I have found as I get older and learn more about the world I have to actively fight this bias and assumption that everyone else is full of it, for a simple and all too common reason: people are in fact very often full of it. But let's look at why:

1) As humans we usually do not know what we do not know.

2) Being wrong actually feels exactly like being right, all the way to the very instant we realize our wrongness.

3) There is so much to know about the world that even the most brilliant of us can know only a tiny fraction of what there is to know.

4) The world is complicated and difficult to predict.

5) We have very limited knowledge and ability to predict things, yet we must try to be the masters of our fate and make decisions anyway.

6) Our very physical bodily makeup causes us to be drawn to confidence, and it is often easier to be confident when one knows little. In the words of Bertrand Russel, "The fundamental cause of the trouble is that in the modern world the stupid are cocksure while the intelligent are full of doubt."

7) Bluffing can be a highly effective real-world strategy ("faking it" is often a highly profitable strategy).

...and more.

One of the "treatments" for this bias, if you will, is to remind yourself that while all the above is true, it is just as true of ourselves as it is of others. Most material in the world might very well be chaff, but sometimes you find something of great value, and it isn't good to just plug one's ears and believe nothing or to believe everything.

In other words, work towards a healthy skepticism instead of biased cynicism.

Another issue, dealing with #3 above, is as one learns one quickly develops knowledge that is greater in that specific area then the vast majority of living people. As a simple example, a basic undergraduate course in statistics can give you greater understanding of stats and probability than over 95%+ of all people in the entire world (if you pay attention and think about the material, anyway). With such training you almost immediately notice that nearly every use of statistics in mass media (to say nothing of politics) is wrong, biased, an outright lie, and is at least fundamentally unreliable.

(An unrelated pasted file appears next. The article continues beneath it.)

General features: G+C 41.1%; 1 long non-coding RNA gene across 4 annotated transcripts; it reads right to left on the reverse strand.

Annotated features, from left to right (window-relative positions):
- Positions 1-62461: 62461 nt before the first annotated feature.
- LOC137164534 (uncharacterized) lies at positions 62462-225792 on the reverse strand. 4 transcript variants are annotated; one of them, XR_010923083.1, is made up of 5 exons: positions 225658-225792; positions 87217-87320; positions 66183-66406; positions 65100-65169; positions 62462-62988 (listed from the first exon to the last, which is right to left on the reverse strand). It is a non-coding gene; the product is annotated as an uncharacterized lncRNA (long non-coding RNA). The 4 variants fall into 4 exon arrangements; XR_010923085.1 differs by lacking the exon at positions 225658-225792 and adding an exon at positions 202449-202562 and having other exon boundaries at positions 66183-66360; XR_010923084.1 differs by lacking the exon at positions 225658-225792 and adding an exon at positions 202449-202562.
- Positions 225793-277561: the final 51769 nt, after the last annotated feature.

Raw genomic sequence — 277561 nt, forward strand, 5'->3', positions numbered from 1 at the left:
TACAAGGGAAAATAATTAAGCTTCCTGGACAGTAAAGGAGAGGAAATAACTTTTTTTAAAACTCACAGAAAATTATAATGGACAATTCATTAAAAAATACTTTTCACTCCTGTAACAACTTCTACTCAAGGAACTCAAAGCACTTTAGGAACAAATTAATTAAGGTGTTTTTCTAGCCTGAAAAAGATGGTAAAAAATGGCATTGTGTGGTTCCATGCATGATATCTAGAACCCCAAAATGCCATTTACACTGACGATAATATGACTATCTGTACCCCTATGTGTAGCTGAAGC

This applies to all of your bullet examples. If we assume most human skills and traits are normally distributed, it suddenly becomes no surprise that most people (managers or otherwise) aren't very good leaders, aren't remarkably honest, tend to exaggerate or make stuff up, and so on.

However, this is all very much the reason why we have science in the first place: to err is human, and oh how oft we err. If we weren't so prone to such errors, we wouldn't need specially developed methods refined over many, many years to help us move towards correctness.

I personally feel that much of the reason for doing science is precisely this realization that most of what we know and believe is probably wrong - and if we are right about anything, it's mostly an accident. And anyone who pretends otherwise is full of it, whether they know it or not - and that includes me, too.

  • 5
    "it is just as true of ourselves […]". No! I refuse to join this game. I may do research, but I will focus on the quality of the systems I build and not on the venues where I publish the results, actually I may simply publish everything on GitHub. It may be cynicism or the engineer in me pulling back, but as I grow older I am less and less interested in my h-index and the papers, and more on the systems I build. It's not about being famous, wrong or right for me, but about building something that actually works and changes the world or just speaking about some fiction. (Now this is a rant)
    – Trylks
    Commented Aug 8, 2014 at 19:39

A literal answer to a literal form of the question ("is there a name for this?") is "jumping on a bandwagon". :)

CompSci obviously has the blessing/burden of the internet. Probably the only other things equally over-hyped (!?!) are gambling, porn, and various fraud possibilities. The only "completely legal" one of these four is CompSci... but the pressures to fudge are amazingly great.

A comparable bandwagon-corruption (at least in the U.S.) was/is "basic science", esp. math and physics, after WWII, where the "bandwagon" was that this would "save us from the commies" (because building The Bomb had ended WWII... crypto was still secret). So then we had the NSF (National Science Foundation) throwing money at people in math and physics for a while... so NSF funding became a test of credibility, and often at R1 universities nowadays it's impossible to get tenure if y're not vetted by the NSF. But there's not enough money to go around, etc. Unsurprisingly, the NSF has evolved into (pardon my saying-so...) an intensely bureaucratic entity, decisions made in ever-deteriorating fashion.

Similarly, not everyone can successfully author a video-game or internet-app or ... "Market saturation" is another very-relevant descriptor in such situations.

"People tend to jump on(to) band-wagons."

  • 1
    I agree that the current popularity of CS (both, with students and funding agencies) is a blessing and a curse at the same time.
    – xLeitix
    Commented Aug 8, 2014 at 7:23